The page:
Technology and our Health
For some time now, the impact of technology on our mental and physical health has been investigated, and the results haven’t always been positive. Already living in a fast-paced world in which we cram far more than even one generation past would have considered feasible, technology has added to this activity-stuffing craze by making it possible to attend to so many more stimuli a lot more often. Rampant adoption of cellular phones made us always available, all of the time, more than a decade ago, and smartphones add email and social media connectivity to this accessibility leaving most people utterly flummoxed if they don’t receive a response to their communications within minutes.
On top of this always-on availability, technology has made multi-tasking a commonplace aspect of all of our lives, and if we’re not completing at least three functions at once, most of us feel idle or unproductive. And yet, mental health practitioners are extolling the virtues of tech-free days, our GPs are insisting we get outside more often, soak up some sun, breath some fresh air, and use our muscles, and an ever-increasing number of employers are searching for better ways to manage employee health and well-being through flexible work regimes and improved collaboration schemes. Fortunately, technological development tends to be an intuitive and innovative practice, and we’re already seeing a host of devices that encourage better work-life-technology integration and support well-being.
Getting Us Moving
An early line of wearable tech, fitness bands and monitors have been promoting a more active lifestyle from the get-go, and the latest devices provide us with detailed analytics of our activities, goals for greater physical health benefits, and the option to connect with friends for further encouragement and sharing. Some insurers are even rewarding clients for the achievement of fitness goals with the recognition that healthier members cost less in the long run. But simple step counters and heart rate monitors are less exciting than a few of the latest wearable devices uses to measure and analyse physical activity. In the sporting arena, we’re seeing smart goggles that deliver real-time information to wearers, sleeves that examine golf swings and bowling precision, and exercise mats able to assess a user’s alignment and encourage better practices. Technology isn’t only getting us moving, it’s ensuring we’re moving in better ways too.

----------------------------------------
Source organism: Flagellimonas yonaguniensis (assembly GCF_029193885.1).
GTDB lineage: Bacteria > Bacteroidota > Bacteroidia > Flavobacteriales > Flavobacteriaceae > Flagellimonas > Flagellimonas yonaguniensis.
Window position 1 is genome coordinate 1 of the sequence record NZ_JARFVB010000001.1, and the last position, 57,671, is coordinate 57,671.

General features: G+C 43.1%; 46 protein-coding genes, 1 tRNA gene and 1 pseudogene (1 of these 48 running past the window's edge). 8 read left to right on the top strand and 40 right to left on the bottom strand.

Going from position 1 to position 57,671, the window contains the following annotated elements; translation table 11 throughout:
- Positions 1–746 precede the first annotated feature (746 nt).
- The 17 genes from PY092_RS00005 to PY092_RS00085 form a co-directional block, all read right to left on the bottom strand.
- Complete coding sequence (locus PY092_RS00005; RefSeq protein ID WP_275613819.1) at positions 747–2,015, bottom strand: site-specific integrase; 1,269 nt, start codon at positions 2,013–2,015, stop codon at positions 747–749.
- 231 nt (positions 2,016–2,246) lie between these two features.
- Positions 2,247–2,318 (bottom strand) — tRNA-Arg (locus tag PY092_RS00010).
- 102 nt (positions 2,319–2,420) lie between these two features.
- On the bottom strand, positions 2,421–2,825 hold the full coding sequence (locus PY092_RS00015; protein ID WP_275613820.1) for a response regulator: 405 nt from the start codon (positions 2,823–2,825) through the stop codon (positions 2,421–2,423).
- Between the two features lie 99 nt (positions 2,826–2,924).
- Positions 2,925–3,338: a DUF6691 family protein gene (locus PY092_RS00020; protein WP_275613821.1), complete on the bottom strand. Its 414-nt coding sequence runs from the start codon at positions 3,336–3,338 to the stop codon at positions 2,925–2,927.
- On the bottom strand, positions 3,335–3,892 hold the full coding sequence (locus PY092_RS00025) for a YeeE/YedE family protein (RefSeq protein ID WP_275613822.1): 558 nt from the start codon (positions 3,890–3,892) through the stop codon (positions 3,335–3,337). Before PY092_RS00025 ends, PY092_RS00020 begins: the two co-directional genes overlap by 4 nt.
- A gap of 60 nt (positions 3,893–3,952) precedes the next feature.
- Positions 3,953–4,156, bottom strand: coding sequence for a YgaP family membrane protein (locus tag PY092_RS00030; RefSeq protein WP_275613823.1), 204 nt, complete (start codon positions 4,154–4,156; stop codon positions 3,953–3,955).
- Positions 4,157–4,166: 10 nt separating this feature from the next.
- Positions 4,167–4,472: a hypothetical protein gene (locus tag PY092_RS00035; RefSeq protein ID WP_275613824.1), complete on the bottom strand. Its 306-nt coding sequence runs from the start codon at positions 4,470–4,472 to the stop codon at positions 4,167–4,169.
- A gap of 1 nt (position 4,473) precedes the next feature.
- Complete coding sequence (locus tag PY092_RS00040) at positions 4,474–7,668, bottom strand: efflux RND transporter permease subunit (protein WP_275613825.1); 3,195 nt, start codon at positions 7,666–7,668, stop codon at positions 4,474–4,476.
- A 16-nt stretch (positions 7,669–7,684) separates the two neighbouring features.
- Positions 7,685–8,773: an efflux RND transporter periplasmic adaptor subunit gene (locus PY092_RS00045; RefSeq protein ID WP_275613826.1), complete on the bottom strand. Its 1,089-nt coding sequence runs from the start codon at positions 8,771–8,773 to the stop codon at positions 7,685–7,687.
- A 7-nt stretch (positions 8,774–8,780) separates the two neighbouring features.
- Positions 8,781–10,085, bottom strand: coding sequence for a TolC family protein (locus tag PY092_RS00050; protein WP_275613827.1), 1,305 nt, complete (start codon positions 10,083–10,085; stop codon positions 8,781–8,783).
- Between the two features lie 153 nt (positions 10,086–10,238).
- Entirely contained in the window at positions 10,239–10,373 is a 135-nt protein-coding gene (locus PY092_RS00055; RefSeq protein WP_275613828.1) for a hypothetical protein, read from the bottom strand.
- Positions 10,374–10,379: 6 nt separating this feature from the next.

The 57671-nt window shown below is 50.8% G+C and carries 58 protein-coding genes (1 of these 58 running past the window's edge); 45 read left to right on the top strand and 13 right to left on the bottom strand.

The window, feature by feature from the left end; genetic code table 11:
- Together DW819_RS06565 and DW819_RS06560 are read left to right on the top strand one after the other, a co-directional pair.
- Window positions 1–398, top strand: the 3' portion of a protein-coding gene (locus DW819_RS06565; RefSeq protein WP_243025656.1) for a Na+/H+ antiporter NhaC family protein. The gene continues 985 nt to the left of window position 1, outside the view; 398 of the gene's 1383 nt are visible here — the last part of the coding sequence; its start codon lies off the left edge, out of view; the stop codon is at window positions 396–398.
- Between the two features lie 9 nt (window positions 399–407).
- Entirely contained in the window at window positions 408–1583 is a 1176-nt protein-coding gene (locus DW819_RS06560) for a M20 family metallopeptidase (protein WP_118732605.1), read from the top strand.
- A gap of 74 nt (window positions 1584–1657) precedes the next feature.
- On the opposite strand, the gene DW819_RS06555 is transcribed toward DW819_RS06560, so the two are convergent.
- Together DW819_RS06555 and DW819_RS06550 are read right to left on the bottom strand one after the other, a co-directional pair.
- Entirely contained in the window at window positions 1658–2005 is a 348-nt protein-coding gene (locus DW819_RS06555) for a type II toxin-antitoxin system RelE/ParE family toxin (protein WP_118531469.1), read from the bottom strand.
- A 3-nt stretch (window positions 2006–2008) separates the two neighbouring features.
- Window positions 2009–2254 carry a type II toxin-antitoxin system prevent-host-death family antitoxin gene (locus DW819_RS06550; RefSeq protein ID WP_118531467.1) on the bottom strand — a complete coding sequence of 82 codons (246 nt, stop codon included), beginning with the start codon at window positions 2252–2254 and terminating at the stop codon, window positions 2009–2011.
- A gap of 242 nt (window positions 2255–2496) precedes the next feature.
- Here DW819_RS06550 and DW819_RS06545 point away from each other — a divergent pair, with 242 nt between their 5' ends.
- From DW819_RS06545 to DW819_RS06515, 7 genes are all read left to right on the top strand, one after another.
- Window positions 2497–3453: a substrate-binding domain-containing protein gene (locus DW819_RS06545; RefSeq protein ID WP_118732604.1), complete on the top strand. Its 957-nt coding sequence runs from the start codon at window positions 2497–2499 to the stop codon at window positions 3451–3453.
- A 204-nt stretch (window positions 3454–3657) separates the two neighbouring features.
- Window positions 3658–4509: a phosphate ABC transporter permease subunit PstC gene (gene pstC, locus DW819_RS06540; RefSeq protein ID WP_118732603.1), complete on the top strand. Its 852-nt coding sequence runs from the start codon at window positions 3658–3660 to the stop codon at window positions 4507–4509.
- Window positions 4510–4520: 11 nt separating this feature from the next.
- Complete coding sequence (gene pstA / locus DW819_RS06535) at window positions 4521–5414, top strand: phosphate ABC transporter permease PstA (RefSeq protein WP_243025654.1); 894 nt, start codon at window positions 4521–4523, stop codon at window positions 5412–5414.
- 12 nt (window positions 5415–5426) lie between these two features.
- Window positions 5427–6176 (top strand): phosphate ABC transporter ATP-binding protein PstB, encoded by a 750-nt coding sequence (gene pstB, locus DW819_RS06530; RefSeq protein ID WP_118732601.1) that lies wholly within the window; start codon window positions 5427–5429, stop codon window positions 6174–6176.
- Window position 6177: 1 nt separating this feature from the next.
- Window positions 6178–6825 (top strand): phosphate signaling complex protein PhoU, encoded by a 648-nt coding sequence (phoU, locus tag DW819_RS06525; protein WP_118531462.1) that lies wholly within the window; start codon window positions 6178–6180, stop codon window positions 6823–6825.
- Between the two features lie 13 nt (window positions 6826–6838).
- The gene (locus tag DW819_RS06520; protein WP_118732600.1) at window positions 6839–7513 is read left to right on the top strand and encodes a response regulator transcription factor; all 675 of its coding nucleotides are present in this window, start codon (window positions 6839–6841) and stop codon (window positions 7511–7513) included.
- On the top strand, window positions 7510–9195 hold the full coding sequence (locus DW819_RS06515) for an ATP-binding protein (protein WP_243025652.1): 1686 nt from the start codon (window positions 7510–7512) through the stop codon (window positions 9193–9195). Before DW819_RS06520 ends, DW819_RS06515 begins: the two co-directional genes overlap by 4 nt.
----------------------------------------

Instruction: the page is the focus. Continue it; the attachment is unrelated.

Monitoring our Health
However, today’s wearables aren’t designed only to encourage activity; instead, new research finds that wearables are able to uncover early symptoms of sickness and disease through the tracking of vital signs. And developers interested in the healthcare aspects of technology are already coming out with devices able to monitor, and even regulate, emotional well-being. One smart device recently demoed acts to change heartbeat rhythms, with a slower heart rate purportedly encouraging feelings of calm, and a more rapid rhythm energizing the wearer. Furthermore, in some of the latest research into artificial intelligence, developers are experimenting with computers able to recognize and act on human emotions, potentially leading to devices better able to care for and manage patients in a healthcare setting through improved emotional and psychological perception.
From bioresponsive content able to adapt to changes in biological indicators such as heart rate and skin temperature, to artificial intelligence assisting professionals in improved diagnosis and management of patients, technology is affecting our wellbeing in a variety of positive way. Some of the devices we already have access to do little more than encourage us to disconnect once in a while, and other more sophisticated tools can recognize dangerous symptoms early enough to ensure the necessary intervention are taken. Gladly, technological advancements are going well beyond connecting and cramming more into our lives, and instead are helping mitigate some of the risks a tech-enriched lifestyle brings.
By Jennifer Klostermann